Bless the Children with Boredom

Bless the Children with Boredom

A child walking down the street nearly bumped into me as he did something with his smartphone. In the laundromat, a brother and sister sat side-by-side; each staring at a different video. On the subway train, a boy of not more than six played a video game. None of these children was bored.

Much of my childhood was filled with long stretches of boredom. I grew up in a primitive age when television stations still signed off late at night and did not start back up again for hours. Sometimes, with only a handful of channels to watch, there as nothing that could keep my attention. I could go and knock on the neighbor boy’s front door; but he might not be there . . . or his parents might not let him come out and play. I could not send surreptitious text messages. No one could send me links to videos on the Internet. I could go and read a book. Truth be known, though – books were most often neglected companions. And my parents, as patient as they were with their son who tended to hover around adults more than most children, sometimes told me to go outside and play. Continue reading

Autumn Creativity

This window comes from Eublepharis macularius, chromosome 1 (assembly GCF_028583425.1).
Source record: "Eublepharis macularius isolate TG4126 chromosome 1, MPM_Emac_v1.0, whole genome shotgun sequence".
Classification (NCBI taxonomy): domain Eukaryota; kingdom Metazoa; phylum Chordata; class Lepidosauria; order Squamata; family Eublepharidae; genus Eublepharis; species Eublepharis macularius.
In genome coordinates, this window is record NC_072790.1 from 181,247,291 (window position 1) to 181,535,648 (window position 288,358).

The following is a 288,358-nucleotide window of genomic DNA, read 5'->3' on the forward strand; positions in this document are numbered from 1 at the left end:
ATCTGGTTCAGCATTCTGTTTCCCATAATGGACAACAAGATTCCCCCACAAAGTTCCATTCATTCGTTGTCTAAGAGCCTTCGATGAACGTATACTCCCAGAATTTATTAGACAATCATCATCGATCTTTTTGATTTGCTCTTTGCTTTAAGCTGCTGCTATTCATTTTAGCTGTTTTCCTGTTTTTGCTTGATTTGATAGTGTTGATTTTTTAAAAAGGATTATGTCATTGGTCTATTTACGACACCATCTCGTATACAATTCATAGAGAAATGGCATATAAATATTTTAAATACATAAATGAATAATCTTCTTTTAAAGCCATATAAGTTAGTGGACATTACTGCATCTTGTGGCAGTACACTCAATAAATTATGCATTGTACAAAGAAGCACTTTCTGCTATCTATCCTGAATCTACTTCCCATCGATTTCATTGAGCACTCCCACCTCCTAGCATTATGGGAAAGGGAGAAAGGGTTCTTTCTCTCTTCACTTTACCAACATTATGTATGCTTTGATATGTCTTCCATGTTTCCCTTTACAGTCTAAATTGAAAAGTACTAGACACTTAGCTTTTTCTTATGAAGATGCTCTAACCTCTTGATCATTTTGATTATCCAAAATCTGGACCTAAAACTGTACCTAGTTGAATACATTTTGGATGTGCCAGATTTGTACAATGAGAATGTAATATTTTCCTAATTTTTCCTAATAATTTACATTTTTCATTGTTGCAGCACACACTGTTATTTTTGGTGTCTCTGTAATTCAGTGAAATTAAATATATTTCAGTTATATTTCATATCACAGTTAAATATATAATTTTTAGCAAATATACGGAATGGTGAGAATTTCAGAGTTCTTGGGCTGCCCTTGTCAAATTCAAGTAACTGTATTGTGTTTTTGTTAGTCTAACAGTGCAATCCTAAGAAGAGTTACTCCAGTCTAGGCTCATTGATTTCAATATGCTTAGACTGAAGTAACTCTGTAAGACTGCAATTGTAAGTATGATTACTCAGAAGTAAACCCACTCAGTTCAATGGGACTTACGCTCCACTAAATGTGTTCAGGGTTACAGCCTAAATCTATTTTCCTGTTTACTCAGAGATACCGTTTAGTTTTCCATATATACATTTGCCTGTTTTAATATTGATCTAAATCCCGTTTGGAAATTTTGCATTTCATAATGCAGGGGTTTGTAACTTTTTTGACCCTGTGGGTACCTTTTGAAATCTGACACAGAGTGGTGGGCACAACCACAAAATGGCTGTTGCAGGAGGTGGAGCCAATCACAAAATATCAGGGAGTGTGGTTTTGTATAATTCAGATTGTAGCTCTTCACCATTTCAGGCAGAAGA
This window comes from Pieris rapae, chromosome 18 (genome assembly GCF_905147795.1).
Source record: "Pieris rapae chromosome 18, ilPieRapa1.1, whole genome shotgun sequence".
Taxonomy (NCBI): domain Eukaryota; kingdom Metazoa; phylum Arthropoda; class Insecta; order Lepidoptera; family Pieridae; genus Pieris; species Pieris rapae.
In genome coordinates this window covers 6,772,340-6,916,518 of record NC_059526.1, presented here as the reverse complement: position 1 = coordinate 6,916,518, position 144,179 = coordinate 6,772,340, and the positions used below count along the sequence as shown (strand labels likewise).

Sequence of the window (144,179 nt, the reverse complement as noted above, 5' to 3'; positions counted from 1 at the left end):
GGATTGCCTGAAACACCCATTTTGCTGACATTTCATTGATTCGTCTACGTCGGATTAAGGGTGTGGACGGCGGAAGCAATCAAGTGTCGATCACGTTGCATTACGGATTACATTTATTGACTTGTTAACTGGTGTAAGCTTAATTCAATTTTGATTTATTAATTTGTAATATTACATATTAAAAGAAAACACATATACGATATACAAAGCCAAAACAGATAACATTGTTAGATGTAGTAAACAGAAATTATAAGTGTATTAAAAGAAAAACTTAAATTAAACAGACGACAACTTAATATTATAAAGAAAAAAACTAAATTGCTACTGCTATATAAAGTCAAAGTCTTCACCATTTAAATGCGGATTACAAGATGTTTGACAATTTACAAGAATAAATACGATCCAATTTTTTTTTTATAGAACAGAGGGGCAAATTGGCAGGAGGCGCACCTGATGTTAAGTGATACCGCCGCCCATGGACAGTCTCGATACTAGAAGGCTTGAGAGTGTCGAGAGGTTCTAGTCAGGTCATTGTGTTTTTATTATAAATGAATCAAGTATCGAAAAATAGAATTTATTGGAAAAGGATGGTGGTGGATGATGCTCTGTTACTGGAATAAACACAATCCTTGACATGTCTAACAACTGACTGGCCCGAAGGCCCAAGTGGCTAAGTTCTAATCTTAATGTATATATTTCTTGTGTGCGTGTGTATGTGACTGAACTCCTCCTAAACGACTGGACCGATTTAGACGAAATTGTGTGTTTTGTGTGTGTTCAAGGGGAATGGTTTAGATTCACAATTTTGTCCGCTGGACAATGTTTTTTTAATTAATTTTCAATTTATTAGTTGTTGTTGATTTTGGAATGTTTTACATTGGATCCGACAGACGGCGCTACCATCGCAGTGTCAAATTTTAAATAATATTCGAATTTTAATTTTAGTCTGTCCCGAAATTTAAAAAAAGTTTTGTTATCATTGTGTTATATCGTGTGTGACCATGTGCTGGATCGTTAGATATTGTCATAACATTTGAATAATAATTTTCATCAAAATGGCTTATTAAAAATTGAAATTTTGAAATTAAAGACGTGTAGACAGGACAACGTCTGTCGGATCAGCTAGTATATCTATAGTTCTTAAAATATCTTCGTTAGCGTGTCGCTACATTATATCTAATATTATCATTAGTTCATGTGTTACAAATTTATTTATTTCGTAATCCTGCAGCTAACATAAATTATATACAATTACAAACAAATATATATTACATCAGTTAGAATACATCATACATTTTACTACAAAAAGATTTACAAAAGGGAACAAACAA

Autumn Creativity

As the nighttime expands with the season, it opens up more time for dreams when I am awake. In earlier times, our ancestors likely used the longer hours by the light of the fire to imagine what they saw hinted at in the flames or in the shadows they cast. It was a time for storytelling and adventures of the imagination. It is similar, I suppose, for me even in a time of electric lights and computers.

I’ve noticed for years that Autumn is the richest time for my creativity Continue reading

A New Moment

A New Moment

Our lives together are made up of many moments. These are the stretches of time that are unified – or at least loosely held together – by our awareness focused or framed by particular thoughts, feelings, and perceptions. The moments in time may be short or long. They can last for seconds or for years. They overlap with one another; mutually flavouring one another.